[5]

Mark Sinker: No one here really to triangulate this impression with (Frank was a bit older and listening in other ways; Martin always disliked the Beatles anyway) but the real-time hit eight-year-old me got from mum and dad’s copy of The White Album, coming out a full year’s wide-open listening after Pepper, was that all the funny little thrown-off half-fragments of songs were the bits I liked best: “Rocky Raccoon,” “Bungalow Bill,” “Piggies,” “Honey Pie”… I doubt I knew enough to spot I was veering towards deliberate artlessness after a surfeit of high-end craft. From the ’90s onwards, rap, pop and R&B have between them mastered a far higher-end craft — in terms of sustained collective invention of arrangement and structure and reach of potential topic — than I think any of the Beatles ever did, together or solo. But I kind of like the almost hidden echo here of that long-ago arrival to the possibility of tossed-off half-formed nothing as your upcoming release. McCartney’s presence centres this recognition, of course, but it’s from the others’ shoulders the weight of BIG IMPORTANT WELL-SHAPED THING feels lifted.
[5]

Alfred Soto: Without the electronic clutter Rihanna stands revealed as a singer who can really belt, which is not to say that I prefer it: she’s a blank who can belt, and the final mix insists on her smothering the organ washes. Kanye sounds cute. That’s about all I can say about three superstars on a lark.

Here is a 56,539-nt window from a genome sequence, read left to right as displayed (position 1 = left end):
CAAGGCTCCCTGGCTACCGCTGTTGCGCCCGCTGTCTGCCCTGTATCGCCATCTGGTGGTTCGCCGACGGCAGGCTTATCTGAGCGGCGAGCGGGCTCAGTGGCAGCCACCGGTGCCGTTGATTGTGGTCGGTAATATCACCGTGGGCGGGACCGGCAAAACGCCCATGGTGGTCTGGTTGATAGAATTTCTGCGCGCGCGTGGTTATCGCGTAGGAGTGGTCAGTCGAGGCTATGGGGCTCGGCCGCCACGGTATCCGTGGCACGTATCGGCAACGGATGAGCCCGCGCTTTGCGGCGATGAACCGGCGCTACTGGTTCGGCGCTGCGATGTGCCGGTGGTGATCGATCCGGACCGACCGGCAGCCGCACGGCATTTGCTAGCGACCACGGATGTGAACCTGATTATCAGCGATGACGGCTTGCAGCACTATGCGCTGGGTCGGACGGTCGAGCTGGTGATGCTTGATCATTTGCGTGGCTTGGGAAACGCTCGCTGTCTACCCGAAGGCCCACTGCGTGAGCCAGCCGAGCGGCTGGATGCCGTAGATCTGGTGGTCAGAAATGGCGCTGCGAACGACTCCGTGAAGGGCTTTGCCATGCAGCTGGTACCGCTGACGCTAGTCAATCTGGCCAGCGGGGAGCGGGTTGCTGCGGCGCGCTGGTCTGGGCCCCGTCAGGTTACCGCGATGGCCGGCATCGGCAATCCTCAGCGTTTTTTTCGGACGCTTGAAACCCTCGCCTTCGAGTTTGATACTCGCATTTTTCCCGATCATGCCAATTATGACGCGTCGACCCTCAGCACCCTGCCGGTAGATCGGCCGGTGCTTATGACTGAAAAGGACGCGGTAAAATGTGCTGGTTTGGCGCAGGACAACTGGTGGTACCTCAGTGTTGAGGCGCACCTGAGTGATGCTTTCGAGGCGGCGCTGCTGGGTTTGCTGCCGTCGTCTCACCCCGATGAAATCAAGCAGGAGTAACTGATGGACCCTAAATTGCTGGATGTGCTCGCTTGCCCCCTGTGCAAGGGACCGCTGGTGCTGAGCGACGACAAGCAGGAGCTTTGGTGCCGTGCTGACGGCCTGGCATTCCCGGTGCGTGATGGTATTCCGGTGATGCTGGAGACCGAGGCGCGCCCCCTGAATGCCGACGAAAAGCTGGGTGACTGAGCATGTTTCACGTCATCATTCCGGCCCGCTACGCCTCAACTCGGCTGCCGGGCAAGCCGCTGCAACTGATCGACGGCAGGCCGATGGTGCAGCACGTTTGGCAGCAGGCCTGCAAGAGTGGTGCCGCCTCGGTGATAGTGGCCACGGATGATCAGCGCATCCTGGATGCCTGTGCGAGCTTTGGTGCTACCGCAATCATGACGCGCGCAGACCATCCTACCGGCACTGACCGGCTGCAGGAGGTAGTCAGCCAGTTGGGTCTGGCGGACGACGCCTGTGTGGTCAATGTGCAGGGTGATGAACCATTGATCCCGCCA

[5]

Reader average: [7.37] (16 votes)

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17 Responses to “Rihanna ft. Kanye West and Paul McCartney – FourFiveSeconds”

  1. Whenever I read the name Hootie & the Blowfish I assume they’re just a joke band made up by Americans to trick people, like the UK did with Razorlight.

  2. comment of the week

  3. also this song is so boring and I couldn’t figure out anything to say. [4]

  4. @Scott. Nah, that would be Dog’s Eye View.

  5. Now you’re definitely making things up.

  6. Sad to see that no one referenced “Rent”! (Either approvingly or disparagingly to either the musical or the song in question!)

  7. “now i’m FourFiveHundredTwentyFiveThousandSixHundredMinutes from wildin'”

  8. No RENT Zone

  9. 4,525,600 minutes is a little over 8.5 years. That’s a long ways away from wildin’

  10. That’s, like, high school + college combined D:

  11. (Granted, many of my classmates have no problem wildin’ in the middle of school)

  12. You guys are being way too cynical, giving this a 4.92? To me this track doesn’t sound half-assed at all. Also it doesn’t mean you’re rockist if once in a while you enjoy a song with guitar+organ backing rather than a generic synth-in-a-box/drum machine R&B track.

  13. lol there are plenty of people here who liked this song bro

  14. Tunado, how then do you explain “Little Red Wagon”?

  15. I’m not saying anyone is rockist! I’m actually quite surprised by how well country is doing on TSJ these days. That type of stuff is not really my cup of tea though.

  16. “You guys need to enjoy more songs w/ guitar + organ backing…only it can’t be country.”

  17. You’re twisting my words, dude – but it’s ok